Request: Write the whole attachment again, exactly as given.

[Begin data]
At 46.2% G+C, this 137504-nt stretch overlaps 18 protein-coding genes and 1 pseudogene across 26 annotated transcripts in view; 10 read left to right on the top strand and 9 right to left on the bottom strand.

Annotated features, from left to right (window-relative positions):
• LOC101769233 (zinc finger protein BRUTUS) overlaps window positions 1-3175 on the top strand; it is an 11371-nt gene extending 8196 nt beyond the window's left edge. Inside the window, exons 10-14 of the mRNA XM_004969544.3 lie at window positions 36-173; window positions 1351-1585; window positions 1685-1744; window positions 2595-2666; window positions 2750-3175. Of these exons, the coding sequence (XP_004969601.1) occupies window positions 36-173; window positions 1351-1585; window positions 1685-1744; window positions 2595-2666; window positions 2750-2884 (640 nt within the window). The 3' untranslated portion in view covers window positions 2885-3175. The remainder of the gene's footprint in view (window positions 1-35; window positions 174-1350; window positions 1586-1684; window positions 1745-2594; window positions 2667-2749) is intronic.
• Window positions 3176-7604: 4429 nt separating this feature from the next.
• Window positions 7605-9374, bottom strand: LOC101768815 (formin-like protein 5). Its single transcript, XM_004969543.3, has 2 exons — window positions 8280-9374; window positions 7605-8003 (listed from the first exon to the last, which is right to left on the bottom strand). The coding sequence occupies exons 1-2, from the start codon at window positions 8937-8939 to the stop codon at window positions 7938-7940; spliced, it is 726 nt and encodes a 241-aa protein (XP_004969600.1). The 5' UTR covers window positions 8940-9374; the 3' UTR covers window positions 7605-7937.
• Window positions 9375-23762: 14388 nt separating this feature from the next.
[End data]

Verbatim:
At 46.2% G+C, this 137504-nt stretch overlaps 18 protein-coding genes and 1 pseudogene across 26 annotated transcripts in view; 10 read left to right on the top strand and 9 right to left on the bottom strand.

Annotated features, from left to right (window-relative positions):
• LOC101769233 (zinc finger protein BRUTUS) overlaps window positions 1-3175 on the top strand; it is an 11371-nt gene extending 8196 nt beyond the window's left edge. Inside the window, exons 10-14 of the mRNA XM_004969544.3 lie at window positions 36-173; window positions 1351-1585; window positions 1685-1744; window positions 2595-2666; window positions 2750-3175. Of these exons, the coding sequence (XP_004969601.1) occupies window positions 36-173; window positions 1351-1585; window positions 1685-1744; window positions 2595-2666; window positions 2750-2884 (640 nt within the window). The 3' untranslated portion in view covers window positions 2885-3175. The remainder of the gene's footprint in view (window positions 1-35; window positions 174-1350; window positions 1586-1684; window positions 1745-2594; window positions 2667-2749) is intronic.
• Window positions 3176-7604: 4429 nt separating this feature from the next.
• Window positions 7605-9374, bottom strand: LOC101768815 (formin-like protein 5). Its single transcript, XM_004969543.3, has 2 exons — window positions 8280-9374; window positions 7605-8003 (listed from the first exon to the last, which is right to left on the bottom strand). The coding sequence occupies exons 1-2, from the start codon at window positions 8937-8939 to the stop codon at window positions 7938-7940; spliced, it is 726 nt and encodes a 241-aa protein (XP_004969600.1). The 5' UTR covers window positions 8940-9374; the 3' UTR covers window positions 7605-7937.
• Window positions 9375-23762: 14388 nt separating this feature from the next.